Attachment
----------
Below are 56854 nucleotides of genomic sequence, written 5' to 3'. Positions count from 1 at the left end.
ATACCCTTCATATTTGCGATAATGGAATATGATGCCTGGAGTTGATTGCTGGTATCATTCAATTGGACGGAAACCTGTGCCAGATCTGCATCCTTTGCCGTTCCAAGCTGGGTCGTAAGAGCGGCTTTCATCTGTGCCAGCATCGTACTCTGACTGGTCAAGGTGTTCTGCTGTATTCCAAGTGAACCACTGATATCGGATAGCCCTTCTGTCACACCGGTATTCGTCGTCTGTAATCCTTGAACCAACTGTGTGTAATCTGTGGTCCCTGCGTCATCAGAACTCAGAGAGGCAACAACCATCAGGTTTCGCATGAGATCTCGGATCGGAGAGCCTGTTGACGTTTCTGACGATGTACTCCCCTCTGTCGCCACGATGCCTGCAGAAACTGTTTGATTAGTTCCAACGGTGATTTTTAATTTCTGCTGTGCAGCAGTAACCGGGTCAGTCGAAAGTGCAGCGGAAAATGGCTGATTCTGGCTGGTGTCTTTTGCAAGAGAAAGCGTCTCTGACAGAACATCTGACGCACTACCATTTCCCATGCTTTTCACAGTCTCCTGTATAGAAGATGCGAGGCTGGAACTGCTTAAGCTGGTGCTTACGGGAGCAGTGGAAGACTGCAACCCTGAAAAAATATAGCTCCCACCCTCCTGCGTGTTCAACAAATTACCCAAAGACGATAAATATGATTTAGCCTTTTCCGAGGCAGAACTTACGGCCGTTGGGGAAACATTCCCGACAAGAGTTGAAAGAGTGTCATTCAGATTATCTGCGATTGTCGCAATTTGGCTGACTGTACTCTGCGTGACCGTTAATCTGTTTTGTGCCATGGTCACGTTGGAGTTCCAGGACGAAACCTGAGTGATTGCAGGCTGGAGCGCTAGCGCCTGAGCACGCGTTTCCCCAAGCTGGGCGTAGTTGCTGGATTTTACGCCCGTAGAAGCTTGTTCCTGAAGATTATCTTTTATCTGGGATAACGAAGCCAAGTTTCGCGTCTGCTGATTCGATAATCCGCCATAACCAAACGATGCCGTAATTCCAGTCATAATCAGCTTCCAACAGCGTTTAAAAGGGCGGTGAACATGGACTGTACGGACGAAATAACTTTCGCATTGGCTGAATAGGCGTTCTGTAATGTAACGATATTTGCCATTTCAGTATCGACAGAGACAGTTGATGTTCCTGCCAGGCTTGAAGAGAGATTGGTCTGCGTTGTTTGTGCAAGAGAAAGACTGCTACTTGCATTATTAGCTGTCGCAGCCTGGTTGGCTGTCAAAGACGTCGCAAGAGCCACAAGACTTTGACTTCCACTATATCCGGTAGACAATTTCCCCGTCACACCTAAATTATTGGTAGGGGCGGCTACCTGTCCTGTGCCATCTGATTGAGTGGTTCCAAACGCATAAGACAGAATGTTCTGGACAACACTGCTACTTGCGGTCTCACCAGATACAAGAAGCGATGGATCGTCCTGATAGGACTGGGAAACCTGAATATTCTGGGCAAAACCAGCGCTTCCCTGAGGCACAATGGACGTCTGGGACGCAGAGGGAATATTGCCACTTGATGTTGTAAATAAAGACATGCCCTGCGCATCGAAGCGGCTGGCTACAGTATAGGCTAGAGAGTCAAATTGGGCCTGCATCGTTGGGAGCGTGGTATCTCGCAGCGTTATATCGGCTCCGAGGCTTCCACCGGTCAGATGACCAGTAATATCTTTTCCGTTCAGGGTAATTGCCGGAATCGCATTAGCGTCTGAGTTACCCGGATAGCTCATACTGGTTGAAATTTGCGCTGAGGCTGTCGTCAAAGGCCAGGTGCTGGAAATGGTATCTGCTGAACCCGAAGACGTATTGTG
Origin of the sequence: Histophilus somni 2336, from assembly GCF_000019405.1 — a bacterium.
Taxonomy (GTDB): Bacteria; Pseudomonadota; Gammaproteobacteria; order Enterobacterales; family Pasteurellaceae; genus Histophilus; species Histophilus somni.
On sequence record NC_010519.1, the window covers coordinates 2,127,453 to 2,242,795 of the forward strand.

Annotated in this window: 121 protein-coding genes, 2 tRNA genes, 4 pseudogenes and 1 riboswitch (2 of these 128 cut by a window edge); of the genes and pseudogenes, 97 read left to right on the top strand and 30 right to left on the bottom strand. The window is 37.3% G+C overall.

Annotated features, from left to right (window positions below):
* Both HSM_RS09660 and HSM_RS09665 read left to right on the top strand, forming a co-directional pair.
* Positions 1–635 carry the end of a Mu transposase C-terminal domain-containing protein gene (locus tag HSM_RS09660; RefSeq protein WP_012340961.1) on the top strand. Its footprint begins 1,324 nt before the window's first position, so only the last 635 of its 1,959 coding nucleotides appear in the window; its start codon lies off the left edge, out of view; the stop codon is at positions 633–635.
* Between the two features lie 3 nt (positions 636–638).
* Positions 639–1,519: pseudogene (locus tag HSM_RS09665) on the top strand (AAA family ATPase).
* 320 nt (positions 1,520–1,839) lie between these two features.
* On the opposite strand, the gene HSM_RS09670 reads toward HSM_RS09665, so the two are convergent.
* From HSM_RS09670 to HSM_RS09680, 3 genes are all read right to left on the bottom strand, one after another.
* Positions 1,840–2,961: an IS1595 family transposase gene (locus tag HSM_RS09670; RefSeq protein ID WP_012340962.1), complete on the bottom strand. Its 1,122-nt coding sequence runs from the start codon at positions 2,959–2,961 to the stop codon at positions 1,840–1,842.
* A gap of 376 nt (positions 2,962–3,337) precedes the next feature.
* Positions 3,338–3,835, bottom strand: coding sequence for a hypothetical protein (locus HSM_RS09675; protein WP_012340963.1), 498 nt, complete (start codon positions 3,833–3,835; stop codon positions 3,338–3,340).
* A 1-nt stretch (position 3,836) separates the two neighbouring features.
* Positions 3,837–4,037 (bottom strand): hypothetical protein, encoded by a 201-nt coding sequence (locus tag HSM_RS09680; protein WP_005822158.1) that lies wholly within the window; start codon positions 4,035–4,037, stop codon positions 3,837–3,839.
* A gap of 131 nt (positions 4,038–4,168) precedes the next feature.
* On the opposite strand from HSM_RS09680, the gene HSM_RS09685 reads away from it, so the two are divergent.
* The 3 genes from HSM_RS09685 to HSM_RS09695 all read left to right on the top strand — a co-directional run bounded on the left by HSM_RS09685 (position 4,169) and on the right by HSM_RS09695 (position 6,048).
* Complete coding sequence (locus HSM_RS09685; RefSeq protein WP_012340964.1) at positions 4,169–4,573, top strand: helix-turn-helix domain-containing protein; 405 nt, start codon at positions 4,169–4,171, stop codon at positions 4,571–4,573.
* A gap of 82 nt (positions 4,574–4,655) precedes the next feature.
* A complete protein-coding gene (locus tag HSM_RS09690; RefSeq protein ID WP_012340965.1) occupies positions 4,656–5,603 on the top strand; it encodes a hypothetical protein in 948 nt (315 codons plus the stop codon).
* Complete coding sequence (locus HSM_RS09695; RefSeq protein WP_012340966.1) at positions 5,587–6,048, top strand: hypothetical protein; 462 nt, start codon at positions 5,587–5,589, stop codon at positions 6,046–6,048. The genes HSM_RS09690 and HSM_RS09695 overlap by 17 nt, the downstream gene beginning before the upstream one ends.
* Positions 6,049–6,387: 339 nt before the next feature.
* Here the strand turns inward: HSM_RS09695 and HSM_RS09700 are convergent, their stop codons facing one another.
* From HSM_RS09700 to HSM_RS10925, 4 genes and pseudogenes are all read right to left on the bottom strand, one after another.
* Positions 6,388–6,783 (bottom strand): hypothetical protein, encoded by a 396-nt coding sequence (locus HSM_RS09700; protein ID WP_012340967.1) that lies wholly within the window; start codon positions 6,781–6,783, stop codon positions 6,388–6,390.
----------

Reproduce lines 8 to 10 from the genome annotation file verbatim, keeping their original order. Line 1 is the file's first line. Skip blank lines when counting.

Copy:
* Both HSM_RS09660 and HSM_RS09665 read left to right on the top strand, forming a co-directional pair.
* Positions 1–635 carry the end of a Mu transposase C-terminal domain-containing protein gene (locus tag HSM_RS09660; RefSeq protein WP_012340961.1) on the top strand. Its footprint begins 1,324 nt before the window's first position, so only the last 635 of its 1,959 coding nucleotides appear in the window; its start codon lies off the left edge, out of view; the stop codon is at positions 633–635.
* Between the two features lie 3 nt (positions 636–638).